The company expects its new data center to be 20 percent more energy efficient than the one in Manhattan. There is nothing extraordinary about the facility’s design that enables it to get to that level of efficiency, O’Connor said. His team simply followed as many efficiency best practices as they could find and implement.

The 7 MW facility has all the latest and greatest IT gear (new hardware is usually a lot more efficient than preceding generations) and uses as much free cooling as possible at any given point in time. But the biggest difference in efficiency is made by complete isolation of hot and cold air, O’Connor said.

Exhaust air escapes servers and rises into an overhead plenum through chimneys attached to the tops of the cabinets. It means the air that comes into the servers can be warmer than usual, which reduces the cooling system’s energy use. “The whole room is a cold aisle, and it doesn’t have to be as cold, because there’s no hot air mixing,” he said.

There are variable-speed drives “on everything,” and the system adjusts the amount of mechanical cooling automatically, based on outside-air temperature. It gets weather data from its own simple weather station on the building’s roof.

Automating this piece of data center management and having better weather data from a local weather station (as opposed to getting data from the nearest airport) enables the facility to use more free cooling and save energy. “If you can get an extra hour of free cooling – and you do that several times a year – that’s extra money,” O’Connor said.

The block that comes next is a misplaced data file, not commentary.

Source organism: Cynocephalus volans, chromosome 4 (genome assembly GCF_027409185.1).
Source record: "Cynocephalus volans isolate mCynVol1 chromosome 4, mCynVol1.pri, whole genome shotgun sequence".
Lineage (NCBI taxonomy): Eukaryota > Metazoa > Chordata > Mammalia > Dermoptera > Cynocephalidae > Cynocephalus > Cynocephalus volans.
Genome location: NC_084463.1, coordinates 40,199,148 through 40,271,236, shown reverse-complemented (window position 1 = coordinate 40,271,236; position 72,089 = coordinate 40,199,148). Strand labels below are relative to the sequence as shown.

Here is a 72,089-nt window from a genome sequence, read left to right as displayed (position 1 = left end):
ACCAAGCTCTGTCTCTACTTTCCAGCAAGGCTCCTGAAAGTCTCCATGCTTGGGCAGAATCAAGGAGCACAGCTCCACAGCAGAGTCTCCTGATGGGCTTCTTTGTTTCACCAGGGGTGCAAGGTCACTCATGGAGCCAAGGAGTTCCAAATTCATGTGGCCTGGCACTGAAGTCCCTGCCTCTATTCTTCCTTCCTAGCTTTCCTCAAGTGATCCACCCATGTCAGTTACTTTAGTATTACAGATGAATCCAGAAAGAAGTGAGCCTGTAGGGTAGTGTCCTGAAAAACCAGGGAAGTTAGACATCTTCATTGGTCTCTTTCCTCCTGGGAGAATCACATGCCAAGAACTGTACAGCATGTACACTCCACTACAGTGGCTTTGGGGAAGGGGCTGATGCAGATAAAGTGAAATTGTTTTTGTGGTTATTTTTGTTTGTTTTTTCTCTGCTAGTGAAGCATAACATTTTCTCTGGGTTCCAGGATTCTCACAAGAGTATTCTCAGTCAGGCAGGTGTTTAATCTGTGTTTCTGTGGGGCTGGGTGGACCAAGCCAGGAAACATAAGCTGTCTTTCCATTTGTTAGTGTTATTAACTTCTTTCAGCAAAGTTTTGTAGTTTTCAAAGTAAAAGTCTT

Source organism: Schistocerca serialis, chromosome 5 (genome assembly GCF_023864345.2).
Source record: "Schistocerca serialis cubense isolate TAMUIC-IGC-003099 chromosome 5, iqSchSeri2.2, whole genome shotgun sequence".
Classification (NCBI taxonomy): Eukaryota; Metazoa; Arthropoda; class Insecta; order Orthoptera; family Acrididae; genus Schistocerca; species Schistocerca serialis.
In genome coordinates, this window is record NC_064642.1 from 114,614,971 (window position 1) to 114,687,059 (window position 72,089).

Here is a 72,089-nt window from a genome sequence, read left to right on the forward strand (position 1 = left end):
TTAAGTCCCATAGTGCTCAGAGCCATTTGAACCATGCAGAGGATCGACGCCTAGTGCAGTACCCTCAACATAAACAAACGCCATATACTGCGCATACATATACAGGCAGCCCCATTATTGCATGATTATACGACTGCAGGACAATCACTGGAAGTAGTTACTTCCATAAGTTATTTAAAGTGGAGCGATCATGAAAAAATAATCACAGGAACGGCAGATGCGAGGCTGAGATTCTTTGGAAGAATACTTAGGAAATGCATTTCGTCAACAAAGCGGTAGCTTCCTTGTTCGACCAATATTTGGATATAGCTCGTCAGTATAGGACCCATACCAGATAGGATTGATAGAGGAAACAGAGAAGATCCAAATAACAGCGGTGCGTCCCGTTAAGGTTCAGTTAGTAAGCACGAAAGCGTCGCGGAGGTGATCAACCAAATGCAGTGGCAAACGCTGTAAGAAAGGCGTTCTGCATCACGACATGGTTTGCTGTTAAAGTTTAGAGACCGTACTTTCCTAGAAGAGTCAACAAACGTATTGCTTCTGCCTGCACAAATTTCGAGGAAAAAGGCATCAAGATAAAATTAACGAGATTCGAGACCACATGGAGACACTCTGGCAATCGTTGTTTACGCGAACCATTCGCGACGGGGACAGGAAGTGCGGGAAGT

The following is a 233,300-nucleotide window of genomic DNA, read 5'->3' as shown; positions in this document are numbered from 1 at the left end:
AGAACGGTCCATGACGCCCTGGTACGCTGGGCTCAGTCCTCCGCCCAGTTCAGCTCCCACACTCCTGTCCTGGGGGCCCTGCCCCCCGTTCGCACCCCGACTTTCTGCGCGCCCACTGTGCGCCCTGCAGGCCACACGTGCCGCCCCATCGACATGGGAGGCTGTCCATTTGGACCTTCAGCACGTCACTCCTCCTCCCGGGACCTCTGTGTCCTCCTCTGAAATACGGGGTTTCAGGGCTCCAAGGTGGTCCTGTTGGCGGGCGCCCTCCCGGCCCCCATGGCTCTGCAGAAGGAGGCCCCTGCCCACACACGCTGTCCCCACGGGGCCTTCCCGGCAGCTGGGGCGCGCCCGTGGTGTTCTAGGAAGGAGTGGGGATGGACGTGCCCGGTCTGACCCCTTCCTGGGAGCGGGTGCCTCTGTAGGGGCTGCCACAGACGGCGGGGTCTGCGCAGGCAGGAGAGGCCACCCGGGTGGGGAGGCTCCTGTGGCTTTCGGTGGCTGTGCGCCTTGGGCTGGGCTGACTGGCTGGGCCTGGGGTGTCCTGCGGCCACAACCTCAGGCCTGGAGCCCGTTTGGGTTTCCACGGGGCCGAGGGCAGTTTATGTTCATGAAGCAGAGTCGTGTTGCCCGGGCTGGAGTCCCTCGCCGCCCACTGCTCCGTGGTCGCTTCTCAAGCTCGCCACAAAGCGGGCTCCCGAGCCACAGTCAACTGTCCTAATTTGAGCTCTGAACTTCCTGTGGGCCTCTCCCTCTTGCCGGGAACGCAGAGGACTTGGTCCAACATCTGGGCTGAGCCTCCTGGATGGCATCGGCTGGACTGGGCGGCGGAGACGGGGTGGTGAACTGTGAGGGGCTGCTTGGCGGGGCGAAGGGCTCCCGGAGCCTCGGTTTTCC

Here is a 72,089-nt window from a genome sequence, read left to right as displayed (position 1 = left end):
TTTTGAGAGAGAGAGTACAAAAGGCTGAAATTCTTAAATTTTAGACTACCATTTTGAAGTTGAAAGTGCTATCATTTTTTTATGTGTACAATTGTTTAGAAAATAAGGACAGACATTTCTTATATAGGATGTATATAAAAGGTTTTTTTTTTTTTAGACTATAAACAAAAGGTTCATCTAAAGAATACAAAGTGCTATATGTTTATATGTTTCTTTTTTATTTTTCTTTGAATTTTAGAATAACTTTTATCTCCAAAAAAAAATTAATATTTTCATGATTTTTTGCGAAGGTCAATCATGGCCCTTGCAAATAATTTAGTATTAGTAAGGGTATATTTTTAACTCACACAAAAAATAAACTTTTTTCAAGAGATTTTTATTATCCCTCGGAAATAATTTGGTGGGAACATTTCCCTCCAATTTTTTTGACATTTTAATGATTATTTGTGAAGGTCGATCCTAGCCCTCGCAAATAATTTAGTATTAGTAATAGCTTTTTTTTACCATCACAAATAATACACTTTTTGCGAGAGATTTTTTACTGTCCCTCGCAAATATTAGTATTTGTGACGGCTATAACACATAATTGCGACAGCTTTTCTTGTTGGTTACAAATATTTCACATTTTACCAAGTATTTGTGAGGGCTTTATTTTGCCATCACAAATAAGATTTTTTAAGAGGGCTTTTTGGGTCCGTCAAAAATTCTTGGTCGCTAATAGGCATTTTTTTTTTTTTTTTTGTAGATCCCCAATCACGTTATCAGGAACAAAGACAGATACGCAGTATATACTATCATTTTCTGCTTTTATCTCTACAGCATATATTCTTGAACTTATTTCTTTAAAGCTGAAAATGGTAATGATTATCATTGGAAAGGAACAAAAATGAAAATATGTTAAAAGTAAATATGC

Keeping in Step With Peers

Like other big players in the financial-services market, Bloomberg’s IT and data center teams spend quite a bit of time experimenting with new technologies. The company has a “sizable” private OpenStack cloud, which is currently used for development and some minor customer-facing services, but there’s every intention to shift other types of workloads in that direction as the technology matures. All new applications Bloomberg is developing are created for elastic environments, O’Connor said.

Bloomberg has also “dabbled” in hardware designed to Open Compute Project specifications. OCP is a Facebook-led open source data center and hardware design initiative. There are some Open Compute servers running at Bloomberg, O’Connor said. The company is actively involved in OCP, and he expects to submit proposals for a rack design to the project later this year.

Like other participants in OCP, Bloomberg is involved in the project to drive the open source community in the direction that fits its needs, he explained.

Green Story Born Out of a Crisis

Sandy, doubtless, made lots of organizations with critical infrastructure located in downtown New York – and perhaps in other low-lying coastal areas – take a hard look at their choice of location. It’s hard to say Bloomberg would not have built a new data center in the suburbs was it not for the hurricane and the flood that followed; companies expand infrastructure periodically and for different reasons, and more and more choose to build data centers outside of major cities. More often than not they do it for reasons other than natural disasters (mostly economic).

But Sandy was clearly a catalyst in Bloomberg’s case. As a result, its services gained in resiliency, and the company scored some “green” points for building a facility with advanced energy-efficiency features. It is one of the first data centers to receive certification under US Green Building Council’s newest LEED V4 benchmark, which includes some requirements unique to certain types of buildings, including data centers. Bloomberg’s Orangetown data center received LEED Gold earlier this year.